Construction has begun on wind turbines for the Pryor Mountain Wind Project south of Bridger on Wednesday.
NorthWestern Energy’s plans to buy more of Colstrip are lacking details and should be sent back to the drawing board, according to a legal team representing Montana consumers.
Long before Puget Sound Energy considered selling its Colstrip interests, the Washington utility was floating the idea of just shutting the power plant down.
To replace Colstrip electricity, the company would buy 300 megawatts of wind energy in the next seven years.
The legitimacy of NorthWestern Energy’s 20-year energy plan, heavy on gas-fired power plants, is being questioned by analysts who say the utility ignored cheaper options for its Montana customers.
Some details are still in the works, but pumping water into the 54 injection wells could begin by next year, said Sara Edinberg, a hydrogeologist with the Montana Department of Environmental Quality.
The world’s largest asset manager put CEOs of the companies in which it invests on notice that it expects annual reports on what’s being done to meet the Paris Agreement goal of limiting global warming to no more than 2 degrees Celsius above preindustrial levels.
Montana lawmakers have been assured twice that DEQ would have the funding, but DEQ came up short both times. Now they're skeptical DEQ will make good on this third promise.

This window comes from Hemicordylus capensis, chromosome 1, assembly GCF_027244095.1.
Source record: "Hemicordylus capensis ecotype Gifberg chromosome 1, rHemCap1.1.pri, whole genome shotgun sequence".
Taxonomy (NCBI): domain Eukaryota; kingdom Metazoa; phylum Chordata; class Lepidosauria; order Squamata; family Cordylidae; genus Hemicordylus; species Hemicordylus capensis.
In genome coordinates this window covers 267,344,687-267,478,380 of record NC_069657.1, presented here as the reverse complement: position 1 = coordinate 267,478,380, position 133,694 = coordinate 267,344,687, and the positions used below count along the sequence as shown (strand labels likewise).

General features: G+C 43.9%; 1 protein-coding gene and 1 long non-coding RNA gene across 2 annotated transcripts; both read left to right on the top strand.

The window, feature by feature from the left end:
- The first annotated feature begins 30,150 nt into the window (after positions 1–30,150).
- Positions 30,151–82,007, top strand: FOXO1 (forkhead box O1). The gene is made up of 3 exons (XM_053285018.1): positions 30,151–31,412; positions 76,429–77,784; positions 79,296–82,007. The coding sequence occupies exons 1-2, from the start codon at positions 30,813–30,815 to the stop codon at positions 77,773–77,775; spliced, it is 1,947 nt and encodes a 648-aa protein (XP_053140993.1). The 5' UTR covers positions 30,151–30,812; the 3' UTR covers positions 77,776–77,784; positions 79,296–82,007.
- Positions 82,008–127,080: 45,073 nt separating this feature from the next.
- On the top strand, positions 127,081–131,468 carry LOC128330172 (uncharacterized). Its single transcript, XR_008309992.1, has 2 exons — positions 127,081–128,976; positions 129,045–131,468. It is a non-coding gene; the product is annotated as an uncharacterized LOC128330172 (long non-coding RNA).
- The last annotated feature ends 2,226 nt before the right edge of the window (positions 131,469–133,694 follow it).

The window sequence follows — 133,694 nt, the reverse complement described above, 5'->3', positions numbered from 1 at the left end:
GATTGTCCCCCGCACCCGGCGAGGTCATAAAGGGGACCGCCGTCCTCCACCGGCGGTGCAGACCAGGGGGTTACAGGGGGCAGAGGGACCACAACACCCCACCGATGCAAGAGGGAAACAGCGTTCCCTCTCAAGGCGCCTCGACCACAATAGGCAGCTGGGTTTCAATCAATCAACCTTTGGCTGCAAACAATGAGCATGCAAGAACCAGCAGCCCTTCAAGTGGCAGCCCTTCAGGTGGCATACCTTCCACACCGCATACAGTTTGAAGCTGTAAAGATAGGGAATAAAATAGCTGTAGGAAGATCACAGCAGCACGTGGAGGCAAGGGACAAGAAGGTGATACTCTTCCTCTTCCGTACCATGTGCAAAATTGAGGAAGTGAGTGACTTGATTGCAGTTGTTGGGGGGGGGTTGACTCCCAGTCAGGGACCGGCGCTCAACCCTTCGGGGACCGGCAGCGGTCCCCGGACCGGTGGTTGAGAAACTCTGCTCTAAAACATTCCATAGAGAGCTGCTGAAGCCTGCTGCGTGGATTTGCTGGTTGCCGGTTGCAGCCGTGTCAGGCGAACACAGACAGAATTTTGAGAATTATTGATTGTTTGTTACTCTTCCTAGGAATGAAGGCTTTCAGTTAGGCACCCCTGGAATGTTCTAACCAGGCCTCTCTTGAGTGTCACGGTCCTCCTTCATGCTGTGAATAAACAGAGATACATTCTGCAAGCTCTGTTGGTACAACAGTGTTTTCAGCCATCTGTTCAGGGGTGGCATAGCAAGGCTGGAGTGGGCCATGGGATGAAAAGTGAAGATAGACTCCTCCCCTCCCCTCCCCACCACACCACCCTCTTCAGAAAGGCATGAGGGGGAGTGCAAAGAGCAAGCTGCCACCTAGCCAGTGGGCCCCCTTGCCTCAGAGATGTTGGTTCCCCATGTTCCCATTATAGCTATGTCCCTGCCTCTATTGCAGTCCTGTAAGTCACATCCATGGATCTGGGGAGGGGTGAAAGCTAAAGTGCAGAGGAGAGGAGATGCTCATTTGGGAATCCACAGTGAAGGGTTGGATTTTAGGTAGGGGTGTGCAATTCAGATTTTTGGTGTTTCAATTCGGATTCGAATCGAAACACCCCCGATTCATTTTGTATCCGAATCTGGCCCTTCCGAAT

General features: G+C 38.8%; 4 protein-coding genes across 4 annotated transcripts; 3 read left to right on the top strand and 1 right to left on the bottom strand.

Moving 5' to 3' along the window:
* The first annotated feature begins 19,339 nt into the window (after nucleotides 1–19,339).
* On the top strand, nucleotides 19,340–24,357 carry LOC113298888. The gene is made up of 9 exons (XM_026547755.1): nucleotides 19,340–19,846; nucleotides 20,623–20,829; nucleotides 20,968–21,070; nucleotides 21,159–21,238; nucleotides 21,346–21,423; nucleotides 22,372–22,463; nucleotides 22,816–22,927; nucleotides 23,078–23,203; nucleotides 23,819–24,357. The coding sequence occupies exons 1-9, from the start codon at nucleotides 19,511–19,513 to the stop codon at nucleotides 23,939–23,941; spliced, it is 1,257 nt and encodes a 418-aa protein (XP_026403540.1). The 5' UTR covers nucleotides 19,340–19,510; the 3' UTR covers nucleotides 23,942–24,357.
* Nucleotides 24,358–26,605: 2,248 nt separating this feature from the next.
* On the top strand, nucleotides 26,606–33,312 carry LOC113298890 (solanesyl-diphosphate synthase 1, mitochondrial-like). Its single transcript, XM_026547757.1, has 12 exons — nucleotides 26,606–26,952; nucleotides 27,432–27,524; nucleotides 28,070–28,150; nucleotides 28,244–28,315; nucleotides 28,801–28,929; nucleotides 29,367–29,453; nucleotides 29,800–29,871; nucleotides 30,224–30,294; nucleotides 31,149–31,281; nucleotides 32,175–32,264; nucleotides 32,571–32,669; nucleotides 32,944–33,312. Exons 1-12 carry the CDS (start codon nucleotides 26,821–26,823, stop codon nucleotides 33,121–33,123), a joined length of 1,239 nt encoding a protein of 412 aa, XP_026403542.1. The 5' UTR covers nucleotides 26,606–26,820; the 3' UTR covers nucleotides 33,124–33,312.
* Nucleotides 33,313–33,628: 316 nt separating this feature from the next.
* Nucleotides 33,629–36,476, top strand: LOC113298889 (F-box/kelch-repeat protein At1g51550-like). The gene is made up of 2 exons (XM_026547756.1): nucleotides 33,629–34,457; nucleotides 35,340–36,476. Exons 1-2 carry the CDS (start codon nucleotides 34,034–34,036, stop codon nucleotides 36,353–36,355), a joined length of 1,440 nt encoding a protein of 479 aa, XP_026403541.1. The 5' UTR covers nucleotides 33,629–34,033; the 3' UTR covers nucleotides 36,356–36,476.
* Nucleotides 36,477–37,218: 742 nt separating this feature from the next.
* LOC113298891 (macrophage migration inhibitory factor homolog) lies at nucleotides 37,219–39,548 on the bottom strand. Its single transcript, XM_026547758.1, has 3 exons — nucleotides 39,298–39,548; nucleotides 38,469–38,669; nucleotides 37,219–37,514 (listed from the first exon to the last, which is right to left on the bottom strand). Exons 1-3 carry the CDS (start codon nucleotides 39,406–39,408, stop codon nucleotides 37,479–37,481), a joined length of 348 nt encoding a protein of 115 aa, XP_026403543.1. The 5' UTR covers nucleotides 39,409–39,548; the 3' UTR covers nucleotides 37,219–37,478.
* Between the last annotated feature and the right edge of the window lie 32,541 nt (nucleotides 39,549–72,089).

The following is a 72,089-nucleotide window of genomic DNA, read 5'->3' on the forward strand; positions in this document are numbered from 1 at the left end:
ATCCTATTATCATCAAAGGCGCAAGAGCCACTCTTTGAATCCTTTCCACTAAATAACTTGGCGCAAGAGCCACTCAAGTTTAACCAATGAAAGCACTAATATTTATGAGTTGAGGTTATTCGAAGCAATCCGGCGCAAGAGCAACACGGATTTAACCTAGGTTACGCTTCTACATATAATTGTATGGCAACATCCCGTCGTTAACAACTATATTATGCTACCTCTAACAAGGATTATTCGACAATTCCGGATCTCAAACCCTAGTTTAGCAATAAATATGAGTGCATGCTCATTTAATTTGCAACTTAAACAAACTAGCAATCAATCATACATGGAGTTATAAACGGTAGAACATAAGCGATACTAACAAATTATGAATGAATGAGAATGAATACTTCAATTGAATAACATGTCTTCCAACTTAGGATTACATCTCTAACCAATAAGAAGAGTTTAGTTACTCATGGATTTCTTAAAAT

Washington-based Puget Sound Energy, the oldest and largest owner of the four-unit power plant, wants out.
The Colstrip purchase is one of many planned by NorthWestern in the coming years, compelled by what NorthWestern Vice President John Hines described as looming energy shortage in the West brought about by retiring power plants.
The illegible phrases and graffiti tags are seen as blights to some and works of arts to others.
A Colstrip Power Plant owner has accelerated its exit plans by nearly a decade and has agreed to compensate the community.
With two of its four units shutting down this year, Colstrip Power Plant is still struggling to find cheap coal and retain employees, plant operator Talen Energy told lawmakers this week.
Plans to clean up toxic coal ash ponds at the Colstrip Power Plant remain unsettled, state regulators said July 23, but may solidify by year’s end.
In the end, the 2019 Legislature’s major Colstrip plan was a stalled solution that couldn’t catch a ride.
A bill seen as key to reviving efforts to “Save Colstrip” was narrowly advanced by House lawmakers Thursday after receiving crucial support from Democrats.
A Montana conservation group is urging the state to hold Colstrip power plant ash pond cleanup to the highest possible standard, a move it says would keep 218 workers employed for a decade.
The Republicans’ play to bail out Colstrip will cost each NorthWestern Energy customer at least $721 and may not work, according to Montana Public Service Commission analysts.
Plans are in the works to end the supply contract between Colstrip power plant and the coal mine that’s kept it firing for more than 40 years.
One Colstrip owner is being encouraged to cut the cord on its many coal-fired power plants and go with renewables, mostly for the price.